In closing, “Bronson” is quite the intense film, both visually and physically. The scenes where Bronson is beaten down, within an inch of life, are a tough sight to see, but I feel that more brings the power and message of the film to a new height. While “Bronson” doesn’t necessarily answer the ultimate question of who Charles Bronson was (the criminal), the film is still quite powerful and will certainly invoke a few thoughts out of your mind. Recommended for those with an open mind.
Video Quality on this release is in full 1080p using the AVC MPEG-4 codec on a BD-50 (50 gigabyte dual-layered Blu-ray Disc) in the 1:85:1 aspect ratio. Akin to that of the included audio, “Bronson” has the type of imagery that is very gritty, very hardcore so to speak. According to IMDb, the film was shot using a variety of Arriflex cameras and lenses. The film’s print is in fine condition while the grain level is intact. This isn’t the kind of “3-D” pop film as you won’t find any of that here. Still the amount of detail present is impressive at times. The film’s color palette also conveys that grainy, gritty feel to the image with reds of blood and darker darks of the prison world coming off well. There are instances where the colors do tend to waver, like those of sequences following Bronson’s beating by the guards, but I view this as more of a directional decision. Sometimes detail is lost in moments throughout, but the overall image is solid. All in all this earns a “3.5 Star Rating“.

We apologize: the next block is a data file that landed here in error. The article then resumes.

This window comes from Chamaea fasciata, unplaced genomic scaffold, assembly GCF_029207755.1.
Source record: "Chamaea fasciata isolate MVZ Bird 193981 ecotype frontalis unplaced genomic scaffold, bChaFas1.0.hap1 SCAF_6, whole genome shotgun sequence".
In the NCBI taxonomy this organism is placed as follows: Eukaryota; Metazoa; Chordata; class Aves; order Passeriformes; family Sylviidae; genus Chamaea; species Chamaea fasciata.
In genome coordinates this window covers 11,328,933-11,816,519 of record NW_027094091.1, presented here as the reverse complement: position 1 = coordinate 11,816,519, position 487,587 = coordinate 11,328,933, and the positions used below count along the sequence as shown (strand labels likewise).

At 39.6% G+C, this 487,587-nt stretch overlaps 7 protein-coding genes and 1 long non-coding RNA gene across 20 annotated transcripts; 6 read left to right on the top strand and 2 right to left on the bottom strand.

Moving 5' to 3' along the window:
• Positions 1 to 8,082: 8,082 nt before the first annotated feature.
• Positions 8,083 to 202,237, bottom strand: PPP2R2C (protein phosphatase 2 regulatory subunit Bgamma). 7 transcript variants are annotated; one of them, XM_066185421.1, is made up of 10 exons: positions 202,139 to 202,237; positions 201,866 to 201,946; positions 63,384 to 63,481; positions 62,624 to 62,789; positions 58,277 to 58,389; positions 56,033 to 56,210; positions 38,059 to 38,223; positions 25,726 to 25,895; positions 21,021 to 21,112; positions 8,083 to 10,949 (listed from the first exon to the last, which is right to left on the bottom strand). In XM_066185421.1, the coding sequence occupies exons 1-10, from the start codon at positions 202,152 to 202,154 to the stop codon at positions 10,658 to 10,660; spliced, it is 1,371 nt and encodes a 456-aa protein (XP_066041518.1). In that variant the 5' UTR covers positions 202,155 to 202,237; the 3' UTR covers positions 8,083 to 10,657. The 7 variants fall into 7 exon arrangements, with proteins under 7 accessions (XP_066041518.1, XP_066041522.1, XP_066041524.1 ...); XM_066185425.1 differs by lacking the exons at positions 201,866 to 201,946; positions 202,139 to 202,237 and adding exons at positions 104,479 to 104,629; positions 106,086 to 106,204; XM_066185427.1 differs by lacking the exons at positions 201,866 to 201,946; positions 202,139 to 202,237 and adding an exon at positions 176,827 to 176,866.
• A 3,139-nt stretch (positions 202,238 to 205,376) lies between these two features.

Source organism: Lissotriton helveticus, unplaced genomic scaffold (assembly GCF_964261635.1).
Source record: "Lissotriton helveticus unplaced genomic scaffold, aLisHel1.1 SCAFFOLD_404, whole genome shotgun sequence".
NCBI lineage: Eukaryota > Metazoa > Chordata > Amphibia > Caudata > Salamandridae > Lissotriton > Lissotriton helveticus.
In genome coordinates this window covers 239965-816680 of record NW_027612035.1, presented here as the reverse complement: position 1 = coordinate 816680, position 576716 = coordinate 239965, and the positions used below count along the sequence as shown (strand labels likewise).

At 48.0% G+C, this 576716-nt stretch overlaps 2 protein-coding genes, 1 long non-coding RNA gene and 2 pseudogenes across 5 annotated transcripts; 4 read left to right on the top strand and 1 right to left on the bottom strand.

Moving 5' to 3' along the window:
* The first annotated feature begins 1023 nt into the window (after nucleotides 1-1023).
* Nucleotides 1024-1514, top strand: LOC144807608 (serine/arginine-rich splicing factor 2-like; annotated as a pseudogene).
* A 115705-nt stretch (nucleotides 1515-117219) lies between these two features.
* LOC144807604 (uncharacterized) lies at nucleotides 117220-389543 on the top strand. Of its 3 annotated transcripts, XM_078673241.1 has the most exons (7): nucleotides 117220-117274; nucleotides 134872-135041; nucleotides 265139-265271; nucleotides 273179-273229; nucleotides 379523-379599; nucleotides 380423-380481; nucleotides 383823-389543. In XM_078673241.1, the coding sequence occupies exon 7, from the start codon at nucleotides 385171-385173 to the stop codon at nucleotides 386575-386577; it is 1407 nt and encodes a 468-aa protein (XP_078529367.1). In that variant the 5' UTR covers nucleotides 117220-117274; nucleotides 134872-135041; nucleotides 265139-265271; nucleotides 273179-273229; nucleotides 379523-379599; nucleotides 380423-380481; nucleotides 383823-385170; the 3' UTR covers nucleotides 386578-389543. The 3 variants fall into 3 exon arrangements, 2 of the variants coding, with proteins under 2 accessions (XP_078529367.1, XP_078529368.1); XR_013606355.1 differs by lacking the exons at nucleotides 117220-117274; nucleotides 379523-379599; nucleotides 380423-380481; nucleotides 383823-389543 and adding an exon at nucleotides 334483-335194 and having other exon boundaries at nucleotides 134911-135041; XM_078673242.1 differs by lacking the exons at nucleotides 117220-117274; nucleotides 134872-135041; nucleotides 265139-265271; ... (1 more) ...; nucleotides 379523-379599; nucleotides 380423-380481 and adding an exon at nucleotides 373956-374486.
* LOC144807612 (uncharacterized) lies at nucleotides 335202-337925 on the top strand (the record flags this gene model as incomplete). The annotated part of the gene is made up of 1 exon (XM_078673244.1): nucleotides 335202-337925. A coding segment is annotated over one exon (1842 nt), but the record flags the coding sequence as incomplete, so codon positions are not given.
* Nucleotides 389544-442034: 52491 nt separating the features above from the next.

Audio Quality on this release is presented in DTS-HD 5.1 Master Audio. The sound design for a film like “Bronson” is the kind you might expect out of a UFC style film, full of brash effects, booms from punches and other effects. While some of the sound effect designs do sound a bit fake at times (more like something out of the future instead of the “Rocky” like booms we’re accustom to), I still found myself enjoying the mix here. Dialogue is well reproduced for the most part. Some of Bronson’s dialogue is a bit muddled and hard to understand without subtitles, but I think this was done on purpose to convey his mind process. Dynamics are well positioned with the rears becoming active with either noise of background dialogue, chains swinging throughout the prison or the film’s score by Lol Hammond. This is a hefty, forceful track that I’m sure fans will eat up. All in all this earns a good “4 Star Rating“.